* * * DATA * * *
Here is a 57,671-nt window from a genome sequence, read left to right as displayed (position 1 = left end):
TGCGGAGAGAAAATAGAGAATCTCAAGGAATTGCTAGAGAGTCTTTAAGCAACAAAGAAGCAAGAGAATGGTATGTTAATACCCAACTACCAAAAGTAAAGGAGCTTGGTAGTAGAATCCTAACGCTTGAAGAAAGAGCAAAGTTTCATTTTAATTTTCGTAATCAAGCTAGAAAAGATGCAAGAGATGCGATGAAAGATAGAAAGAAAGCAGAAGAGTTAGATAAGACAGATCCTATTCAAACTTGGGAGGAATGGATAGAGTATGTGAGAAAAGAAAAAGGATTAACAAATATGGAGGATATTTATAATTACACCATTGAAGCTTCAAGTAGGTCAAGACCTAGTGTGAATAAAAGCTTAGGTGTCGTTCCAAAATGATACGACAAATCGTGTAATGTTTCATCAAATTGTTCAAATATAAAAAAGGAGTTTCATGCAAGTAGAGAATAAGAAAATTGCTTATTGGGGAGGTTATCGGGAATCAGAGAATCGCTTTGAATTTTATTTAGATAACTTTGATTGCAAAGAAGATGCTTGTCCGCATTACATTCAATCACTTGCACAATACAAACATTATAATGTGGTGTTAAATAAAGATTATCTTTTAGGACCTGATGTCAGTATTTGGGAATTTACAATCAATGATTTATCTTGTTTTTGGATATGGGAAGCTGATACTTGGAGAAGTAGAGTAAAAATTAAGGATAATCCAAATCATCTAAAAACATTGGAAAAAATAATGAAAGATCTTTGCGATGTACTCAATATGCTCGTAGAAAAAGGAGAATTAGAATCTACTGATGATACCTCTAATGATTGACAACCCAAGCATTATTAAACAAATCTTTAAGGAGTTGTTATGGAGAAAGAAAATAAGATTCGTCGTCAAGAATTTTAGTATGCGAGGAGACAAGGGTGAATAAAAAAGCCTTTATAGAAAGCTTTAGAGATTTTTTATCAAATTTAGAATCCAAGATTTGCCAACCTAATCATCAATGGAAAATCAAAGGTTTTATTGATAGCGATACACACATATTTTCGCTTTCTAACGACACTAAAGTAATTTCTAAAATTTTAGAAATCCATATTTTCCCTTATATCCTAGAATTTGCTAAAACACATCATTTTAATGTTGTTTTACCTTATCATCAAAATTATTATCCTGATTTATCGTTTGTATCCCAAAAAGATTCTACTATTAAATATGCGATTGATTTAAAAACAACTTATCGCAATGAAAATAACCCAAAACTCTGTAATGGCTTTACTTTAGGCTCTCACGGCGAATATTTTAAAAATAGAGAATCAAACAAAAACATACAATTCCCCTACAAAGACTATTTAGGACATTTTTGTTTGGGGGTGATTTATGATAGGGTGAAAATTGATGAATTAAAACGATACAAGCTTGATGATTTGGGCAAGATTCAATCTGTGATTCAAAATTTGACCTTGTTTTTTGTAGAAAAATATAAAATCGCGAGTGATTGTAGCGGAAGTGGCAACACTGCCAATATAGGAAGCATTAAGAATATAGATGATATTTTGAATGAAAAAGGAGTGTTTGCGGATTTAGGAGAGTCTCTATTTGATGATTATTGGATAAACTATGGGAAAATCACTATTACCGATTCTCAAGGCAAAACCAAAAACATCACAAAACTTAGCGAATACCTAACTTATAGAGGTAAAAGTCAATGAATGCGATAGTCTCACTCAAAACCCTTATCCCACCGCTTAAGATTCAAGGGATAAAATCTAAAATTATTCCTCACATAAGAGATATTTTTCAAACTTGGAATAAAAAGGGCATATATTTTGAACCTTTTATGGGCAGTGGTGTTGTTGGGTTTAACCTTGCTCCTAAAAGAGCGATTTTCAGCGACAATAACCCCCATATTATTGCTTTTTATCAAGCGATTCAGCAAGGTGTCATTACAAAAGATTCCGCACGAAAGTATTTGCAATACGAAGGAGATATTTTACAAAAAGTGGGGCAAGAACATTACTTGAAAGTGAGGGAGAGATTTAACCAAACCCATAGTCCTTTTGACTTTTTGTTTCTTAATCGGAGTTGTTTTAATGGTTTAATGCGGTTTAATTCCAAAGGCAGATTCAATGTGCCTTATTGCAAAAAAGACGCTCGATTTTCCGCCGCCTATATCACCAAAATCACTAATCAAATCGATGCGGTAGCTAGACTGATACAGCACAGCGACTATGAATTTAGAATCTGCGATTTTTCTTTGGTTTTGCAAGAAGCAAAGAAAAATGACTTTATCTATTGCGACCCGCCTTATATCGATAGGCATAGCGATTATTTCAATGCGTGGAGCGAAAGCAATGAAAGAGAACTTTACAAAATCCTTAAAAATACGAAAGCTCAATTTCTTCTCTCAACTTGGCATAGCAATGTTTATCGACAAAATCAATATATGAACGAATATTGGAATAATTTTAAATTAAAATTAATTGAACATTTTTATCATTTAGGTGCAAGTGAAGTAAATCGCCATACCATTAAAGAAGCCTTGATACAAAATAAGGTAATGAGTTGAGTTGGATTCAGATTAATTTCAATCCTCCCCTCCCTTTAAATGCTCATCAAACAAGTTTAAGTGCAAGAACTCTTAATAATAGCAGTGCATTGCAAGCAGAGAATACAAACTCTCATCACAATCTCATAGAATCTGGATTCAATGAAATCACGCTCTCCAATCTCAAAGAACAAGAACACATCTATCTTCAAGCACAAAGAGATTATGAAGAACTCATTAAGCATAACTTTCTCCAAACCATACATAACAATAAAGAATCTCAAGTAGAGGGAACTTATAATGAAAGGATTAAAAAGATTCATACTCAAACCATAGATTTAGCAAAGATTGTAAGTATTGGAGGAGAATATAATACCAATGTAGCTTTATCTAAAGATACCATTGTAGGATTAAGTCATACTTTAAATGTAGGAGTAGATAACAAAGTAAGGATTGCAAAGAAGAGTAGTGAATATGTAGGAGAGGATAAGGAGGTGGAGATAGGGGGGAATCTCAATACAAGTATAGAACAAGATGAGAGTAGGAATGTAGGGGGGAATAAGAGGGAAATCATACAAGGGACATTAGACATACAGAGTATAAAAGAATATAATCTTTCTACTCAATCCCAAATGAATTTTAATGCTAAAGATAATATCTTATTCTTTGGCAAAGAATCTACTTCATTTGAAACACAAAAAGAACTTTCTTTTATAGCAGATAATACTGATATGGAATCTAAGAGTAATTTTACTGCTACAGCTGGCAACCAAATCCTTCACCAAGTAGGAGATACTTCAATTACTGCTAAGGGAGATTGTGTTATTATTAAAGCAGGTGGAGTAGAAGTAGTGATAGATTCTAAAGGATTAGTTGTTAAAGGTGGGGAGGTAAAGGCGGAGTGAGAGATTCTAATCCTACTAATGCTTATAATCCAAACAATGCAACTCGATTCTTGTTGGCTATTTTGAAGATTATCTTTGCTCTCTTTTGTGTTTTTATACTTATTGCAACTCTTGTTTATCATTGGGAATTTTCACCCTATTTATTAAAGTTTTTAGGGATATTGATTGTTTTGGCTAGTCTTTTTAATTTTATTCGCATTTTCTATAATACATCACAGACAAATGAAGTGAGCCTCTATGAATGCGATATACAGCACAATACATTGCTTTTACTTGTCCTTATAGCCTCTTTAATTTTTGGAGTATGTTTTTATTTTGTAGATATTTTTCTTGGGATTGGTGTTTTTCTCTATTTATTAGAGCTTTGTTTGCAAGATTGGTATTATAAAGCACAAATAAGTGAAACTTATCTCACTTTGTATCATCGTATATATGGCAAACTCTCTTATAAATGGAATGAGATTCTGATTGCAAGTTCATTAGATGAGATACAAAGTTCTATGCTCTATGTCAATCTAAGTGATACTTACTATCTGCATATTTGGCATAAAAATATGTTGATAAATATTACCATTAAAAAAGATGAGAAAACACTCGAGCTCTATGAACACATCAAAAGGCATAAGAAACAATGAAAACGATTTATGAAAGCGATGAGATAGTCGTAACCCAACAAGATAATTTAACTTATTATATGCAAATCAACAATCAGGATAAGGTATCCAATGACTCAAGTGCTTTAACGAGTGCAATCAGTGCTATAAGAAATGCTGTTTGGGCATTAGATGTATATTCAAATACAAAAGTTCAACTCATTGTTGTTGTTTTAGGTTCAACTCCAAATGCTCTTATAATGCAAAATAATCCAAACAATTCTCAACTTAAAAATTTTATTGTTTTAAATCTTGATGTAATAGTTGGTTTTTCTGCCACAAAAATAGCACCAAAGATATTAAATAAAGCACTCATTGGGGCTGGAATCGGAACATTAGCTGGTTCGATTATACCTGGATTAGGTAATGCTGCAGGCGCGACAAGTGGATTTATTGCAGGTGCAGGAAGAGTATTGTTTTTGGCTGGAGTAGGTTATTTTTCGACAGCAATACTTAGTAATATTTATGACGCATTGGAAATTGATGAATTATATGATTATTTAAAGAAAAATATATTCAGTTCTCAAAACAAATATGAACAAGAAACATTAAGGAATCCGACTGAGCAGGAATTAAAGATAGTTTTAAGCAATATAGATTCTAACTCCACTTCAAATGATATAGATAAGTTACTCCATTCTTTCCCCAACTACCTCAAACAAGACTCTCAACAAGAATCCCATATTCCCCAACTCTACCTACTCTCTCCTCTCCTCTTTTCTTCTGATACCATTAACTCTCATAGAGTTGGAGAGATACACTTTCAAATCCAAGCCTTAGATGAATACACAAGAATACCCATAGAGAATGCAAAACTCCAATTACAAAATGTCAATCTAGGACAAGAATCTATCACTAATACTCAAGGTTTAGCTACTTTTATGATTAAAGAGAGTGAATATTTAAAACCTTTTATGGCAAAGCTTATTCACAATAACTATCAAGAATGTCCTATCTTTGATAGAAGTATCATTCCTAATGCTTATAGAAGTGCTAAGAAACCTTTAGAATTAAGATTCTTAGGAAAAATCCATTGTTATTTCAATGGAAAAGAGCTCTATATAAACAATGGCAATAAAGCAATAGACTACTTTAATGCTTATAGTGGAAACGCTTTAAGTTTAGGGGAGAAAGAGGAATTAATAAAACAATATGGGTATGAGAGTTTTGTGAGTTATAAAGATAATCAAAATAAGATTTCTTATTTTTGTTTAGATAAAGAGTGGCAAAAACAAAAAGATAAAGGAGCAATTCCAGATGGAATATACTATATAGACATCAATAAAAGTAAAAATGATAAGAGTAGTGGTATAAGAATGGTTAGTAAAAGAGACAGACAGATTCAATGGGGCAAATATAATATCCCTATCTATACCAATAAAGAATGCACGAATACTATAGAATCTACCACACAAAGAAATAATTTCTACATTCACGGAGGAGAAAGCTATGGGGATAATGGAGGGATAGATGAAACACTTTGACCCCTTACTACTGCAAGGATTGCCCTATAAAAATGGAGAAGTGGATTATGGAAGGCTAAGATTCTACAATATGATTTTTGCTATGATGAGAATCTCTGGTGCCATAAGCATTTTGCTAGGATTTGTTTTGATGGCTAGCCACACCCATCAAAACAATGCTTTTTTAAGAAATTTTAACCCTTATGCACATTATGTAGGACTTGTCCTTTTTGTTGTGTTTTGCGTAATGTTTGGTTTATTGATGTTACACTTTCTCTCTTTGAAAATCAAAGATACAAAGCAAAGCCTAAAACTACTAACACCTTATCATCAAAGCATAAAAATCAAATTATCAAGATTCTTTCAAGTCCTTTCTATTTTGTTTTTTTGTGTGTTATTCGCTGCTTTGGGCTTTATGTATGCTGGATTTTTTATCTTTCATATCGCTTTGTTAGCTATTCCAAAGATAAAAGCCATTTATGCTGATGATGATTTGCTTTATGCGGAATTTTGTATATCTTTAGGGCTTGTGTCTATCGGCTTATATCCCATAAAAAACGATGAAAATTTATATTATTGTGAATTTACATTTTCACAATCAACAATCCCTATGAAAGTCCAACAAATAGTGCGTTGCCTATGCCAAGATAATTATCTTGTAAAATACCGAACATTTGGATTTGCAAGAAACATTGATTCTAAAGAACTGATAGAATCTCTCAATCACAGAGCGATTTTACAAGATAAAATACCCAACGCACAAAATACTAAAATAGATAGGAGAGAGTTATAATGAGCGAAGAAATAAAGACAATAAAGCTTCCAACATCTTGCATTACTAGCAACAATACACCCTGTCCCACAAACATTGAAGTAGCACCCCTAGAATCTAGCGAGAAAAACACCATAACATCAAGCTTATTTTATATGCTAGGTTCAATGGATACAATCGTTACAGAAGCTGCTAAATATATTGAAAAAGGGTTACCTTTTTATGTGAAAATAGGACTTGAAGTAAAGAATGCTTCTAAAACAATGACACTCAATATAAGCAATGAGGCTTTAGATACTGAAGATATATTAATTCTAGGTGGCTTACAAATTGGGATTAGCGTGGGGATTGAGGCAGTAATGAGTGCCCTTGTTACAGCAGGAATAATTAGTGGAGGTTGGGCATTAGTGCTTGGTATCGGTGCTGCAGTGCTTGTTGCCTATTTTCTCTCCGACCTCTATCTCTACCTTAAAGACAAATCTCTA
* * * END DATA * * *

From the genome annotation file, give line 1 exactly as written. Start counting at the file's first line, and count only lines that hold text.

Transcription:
Here is a 57,671-nt window from a genome sequence, read left to right as displayed (position 1 = left end):